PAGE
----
Wisconsin 2010 NCAA Tournament Capsule
Big Ten Conference (23-8, 13-5)
Big Wins: 12/2 Duke (73-69), 12/31 Ohio State (65-43), 1/9 Purdue (73-66)
Bad Losses: 12/9 at Green Bay (84-88), 2/9 Illinois (56-63), 2/18 at Minnesota (52-68)
Last NCAA Appearance: 2009, Second Round loss to Xavier
Coach: Bo Ryan (11-8 in 8 NCAA appearances)
Why They Can Surprise:
Wisconsin wins games the way they always have under Bo Ryan. They play solid defense, take care of the ball and have some big guys who can shoot. But every year it is the backcourt that controls the tempo and this year it is Trevon Hughes’ turn. The 6-0 senior has committed a few more turnovers than one would like to see from a Badger guard, but he makes up for it with his stellar defense and his consistent scoring. Hughes is a fine outside shooter, but he is one of the few players on the team that can attack the basket and create his own shot.
Hughes has plenty of help on the perimeter. Jason Bohannon is not the model of consistency, but he is shooting an impressive 40.2 percent from long range and is one of Wisconsin’s best scoring options. When his shot is falling, Bohannon can explode, like he did against Indiana when scored 30 points. When Jon Leuer went out with an injury, Jordan Taylor stepped into the starting lineup. While that made this team smaller, it propelled Taylor as a future star. Taylor finished the season averaging 10.2 points, 3.6 assists and 3.2 rebounds. The 6-1 sophomore even leads the team in assists and that has allowed Hughes to spend more time off the ball and be a more effective scorer.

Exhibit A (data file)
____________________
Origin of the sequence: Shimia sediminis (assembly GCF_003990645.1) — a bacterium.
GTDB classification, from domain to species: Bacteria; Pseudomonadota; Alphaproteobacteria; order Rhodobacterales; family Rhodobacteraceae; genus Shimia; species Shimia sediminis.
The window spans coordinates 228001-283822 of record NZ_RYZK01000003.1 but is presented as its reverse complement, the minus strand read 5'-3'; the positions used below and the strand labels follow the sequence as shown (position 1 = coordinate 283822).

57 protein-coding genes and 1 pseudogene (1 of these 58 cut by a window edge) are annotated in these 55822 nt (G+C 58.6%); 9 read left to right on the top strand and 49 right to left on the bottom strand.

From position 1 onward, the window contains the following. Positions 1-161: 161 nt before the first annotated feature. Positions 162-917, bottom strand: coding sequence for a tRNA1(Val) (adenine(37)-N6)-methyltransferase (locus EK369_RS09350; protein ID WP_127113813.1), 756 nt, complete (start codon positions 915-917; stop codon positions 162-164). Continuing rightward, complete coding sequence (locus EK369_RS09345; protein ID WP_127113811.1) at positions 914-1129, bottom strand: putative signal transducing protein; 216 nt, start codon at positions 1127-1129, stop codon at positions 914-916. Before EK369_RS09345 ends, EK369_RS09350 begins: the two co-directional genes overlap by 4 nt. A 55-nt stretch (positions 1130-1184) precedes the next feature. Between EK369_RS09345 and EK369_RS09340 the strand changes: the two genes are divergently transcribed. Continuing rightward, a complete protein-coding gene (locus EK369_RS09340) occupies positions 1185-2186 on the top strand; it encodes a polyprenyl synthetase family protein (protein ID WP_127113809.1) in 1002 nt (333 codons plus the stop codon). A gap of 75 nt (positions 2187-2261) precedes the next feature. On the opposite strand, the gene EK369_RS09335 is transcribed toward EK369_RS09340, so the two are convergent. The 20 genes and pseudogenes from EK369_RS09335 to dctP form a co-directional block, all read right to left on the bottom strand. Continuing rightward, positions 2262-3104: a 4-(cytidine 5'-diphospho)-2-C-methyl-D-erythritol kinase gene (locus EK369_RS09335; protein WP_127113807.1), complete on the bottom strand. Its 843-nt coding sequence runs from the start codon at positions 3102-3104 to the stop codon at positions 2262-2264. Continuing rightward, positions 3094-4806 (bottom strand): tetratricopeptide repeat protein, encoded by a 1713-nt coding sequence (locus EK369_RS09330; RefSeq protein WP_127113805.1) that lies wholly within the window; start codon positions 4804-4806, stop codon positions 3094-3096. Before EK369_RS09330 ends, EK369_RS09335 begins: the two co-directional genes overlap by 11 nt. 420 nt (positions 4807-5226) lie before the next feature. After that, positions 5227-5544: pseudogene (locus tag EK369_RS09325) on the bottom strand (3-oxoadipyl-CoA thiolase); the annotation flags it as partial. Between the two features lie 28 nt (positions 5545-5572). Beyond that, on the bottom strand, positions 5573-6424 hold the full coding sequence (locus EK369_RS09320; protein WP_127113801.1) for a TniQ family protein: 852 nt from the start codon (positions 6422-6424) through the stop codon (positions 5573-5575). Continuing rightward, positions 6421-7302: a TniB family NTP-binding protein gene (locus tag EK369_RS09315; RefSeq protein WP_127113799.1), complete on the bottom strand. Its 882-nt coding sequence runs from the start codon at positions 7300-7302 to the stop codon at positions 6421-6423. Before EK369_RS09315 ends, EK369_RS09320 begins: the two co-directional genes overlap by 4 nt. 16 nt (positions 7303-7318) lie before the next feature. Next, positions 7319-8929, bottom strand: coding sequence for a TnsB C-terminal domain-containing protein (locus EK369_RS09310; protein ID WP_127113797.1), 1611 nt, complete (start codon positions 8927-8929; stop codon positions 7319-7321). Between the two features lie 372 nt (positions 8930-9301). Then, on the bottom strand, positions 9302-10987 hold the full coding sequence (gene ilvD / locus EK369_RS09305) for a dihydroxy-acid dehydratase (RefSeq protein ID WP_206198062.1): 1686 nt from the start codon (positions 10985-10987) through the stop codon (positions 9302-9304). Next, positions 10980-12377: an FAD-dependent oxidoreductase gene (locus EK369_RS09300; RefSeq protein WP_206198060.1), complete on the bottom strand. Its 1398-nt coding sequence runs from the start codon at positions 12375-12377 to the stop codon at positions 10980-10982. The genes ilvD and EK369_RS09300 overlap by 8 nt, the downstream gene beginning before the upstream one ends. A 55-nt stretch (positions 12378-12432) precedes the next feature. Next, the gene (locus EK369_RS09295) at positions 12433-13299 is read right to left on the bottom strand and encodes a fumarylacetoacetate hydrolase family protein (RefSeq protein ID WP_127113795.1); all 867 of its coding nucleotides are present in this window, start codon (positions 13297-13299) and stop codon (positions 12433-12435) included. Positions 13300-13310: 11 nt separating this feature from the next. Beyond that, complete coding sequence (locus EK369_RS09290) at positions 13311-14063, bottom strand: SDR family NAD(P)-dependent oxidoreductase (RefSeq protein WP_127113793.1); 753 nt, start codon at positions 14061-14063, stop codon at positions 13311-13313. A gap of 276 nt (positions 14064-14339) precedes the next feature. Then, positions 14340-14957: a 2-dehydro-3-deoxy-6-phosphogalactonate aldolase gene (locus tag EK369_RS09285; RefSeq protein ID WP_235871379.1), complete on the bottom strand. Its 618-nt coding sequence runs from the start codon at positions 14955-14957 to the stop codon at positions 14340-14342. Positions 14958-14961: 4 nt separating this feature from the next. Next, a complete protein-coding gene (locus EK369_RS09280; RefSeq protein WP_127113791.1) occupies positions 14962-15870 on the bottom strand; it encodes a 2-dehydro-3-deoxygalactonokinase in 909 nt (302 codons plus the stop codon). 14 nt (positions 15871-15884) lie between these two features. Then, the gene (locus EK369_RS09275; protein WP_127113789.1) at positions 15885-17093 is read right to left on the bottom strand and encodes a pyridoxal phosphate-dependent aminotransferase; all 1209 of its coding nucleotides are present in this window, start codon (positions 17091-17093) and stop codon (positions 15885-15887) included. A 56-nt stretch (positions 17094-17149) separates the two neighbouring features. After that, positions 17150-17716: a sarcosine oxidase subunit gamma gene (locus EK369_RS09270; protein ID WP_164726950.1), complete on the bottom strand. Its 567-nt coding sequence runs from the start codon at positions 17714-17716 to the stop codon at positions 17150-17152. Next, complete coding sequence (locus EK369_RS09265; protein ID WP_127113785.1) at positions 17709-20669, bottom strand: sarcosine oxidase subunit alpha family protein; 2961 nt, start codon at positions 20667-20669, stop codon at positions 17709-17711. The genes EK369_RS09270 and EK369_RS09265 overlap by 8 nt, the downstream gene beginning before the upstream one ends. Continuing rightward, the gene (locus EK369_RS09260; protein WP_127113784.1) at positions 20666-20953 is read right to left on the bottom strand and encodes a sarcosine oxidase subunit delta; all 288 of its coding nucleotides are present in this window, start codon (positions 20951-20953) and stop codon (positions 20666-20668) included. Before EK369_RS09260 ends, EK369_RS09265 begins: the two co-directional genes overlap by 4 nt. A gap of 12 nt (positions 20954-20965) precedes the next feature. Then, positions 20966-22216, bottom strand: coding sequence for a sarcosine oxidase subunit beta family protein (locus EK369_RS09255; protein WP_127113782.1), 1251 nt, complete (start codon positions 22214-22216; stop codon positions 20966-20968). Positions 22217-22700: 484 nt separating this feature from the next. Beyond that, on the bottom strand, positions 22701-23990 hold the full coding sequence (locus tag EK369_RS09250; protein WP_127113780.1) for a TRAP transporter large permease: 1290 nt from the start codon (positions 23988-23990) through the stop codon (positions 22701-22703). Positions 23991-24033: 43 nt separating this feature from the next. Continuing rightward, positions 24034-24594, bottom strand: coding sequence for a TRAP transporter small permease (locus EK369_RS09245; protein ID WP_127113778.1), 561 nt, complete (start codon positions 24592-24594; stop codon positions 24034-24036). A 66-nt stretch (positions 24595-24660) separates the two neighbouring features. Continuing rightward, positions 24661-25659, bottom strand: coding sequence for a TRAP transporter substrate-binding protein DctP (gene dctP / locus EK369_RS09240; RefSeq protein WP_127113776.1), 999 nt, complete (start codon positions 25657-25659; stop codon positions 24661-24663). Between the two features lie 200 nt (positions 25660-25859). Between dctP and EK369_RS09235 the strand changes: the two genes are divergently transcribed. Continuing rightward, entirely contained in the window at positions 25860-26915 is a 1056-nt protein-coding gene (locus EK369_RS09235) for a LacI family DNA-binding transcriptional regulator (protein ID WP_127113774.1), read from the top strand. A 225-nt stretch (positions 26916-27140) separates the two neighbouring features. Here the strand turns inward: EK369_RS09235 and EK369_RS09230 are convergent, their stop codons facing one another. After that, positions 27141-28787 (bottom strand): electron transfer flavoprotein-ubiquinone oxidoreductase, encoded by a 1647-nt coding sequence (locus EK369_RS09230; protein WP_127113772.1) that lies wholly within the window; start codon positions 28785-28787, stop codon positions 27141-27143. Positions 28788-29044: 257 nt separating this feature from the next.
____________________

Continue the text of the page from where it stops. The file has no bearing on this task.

Why They Can Disappoint:
The Badgers lost a lot of talent in the frontcourt and there was a big question as to who would step up. At first it was Leuer, but with his absence Keaton Nankivil filled the void. The 6-8 junior has been inconsistent, but he has had some great scoring outputs throughout the season. However, he is not that strong of a rebounder and that has hurt the Badgers. Wisconsin always has a glue guy in the frontcourt who is an unheralded leader. Last year it was the now departed Joe Krabbenhoft. This year Tim Jarmusz is doing his best to fill that roll. Jarmusz is not much of a scorer, but he is a decent rebounder. The problem is he is only 6-6 and the days of multiple big men clogging the paint and shooting three’s is a thing of the past. Ryan Evans and Rob Wilson are other options to play at the forward spots, but neither has had much of an impact this season.
Who To Watch:
Leuer made his return to the Badgers on February 18th after missing nine games. Wisconsin played good basketball without him, but his depth is necessary for a deep run in March. Unlike the other forwards on the team, the 6-10 Leuer does most of his scoring in the paint. And when Wisconsin lost its first home game against an unranked conference opponent since 2000, it was because they only scored six points in the paint against Illinois. That will not happen with Leuer on the floor.
Jordan Taylor, Sophomore, Guard, 10.2 ppg, 3.6 apg
Trevon Hughes, Senior, Guard, 15.4 ppg, 2.7 apg, 4.6 rpg
Jason Bohannon, Senior, Guard, 11.8 ppg, 2.2 apg
Jon Leuer, Junior, Forward, 14.8 ppg, 5.8 rpg, 1.4 bpg
Keaton Nankivil, Junior, Forward, 8.6 ppg, 4.8 rpg
Ryan Evans, Freshman, Guard, 3.3 ppg, 3.0 rpg
Tim Jarmusz, Junior, Forward, 2.7 ppg, 3.1 rpg
Rob Wilson, Sophomore, Guard, 3.2 ppg, 1.6 rpg
By the Numbers:
Scoring Offense: 67.9 (201st in nation, 7th in conference)
Scoring Defense: 56.1 (3, 1)
Field-Goal Percentage: 45.1 (89, 5)
Field-Goal Defense: 41.5 (92, 6)
Three-Point Field Goals Per Game: 7.6 (53, 2)
Three-Point Field-Goal Percentage: 36.2 (85, 4)
Free-Throw Percentage: 73.9 (27, 1)
Rebound Margin: 2.5 (98, 3)
Assists Per Game: 12.9 (178, 9)
Turnovers Per Game: 9.0 (1, 1)
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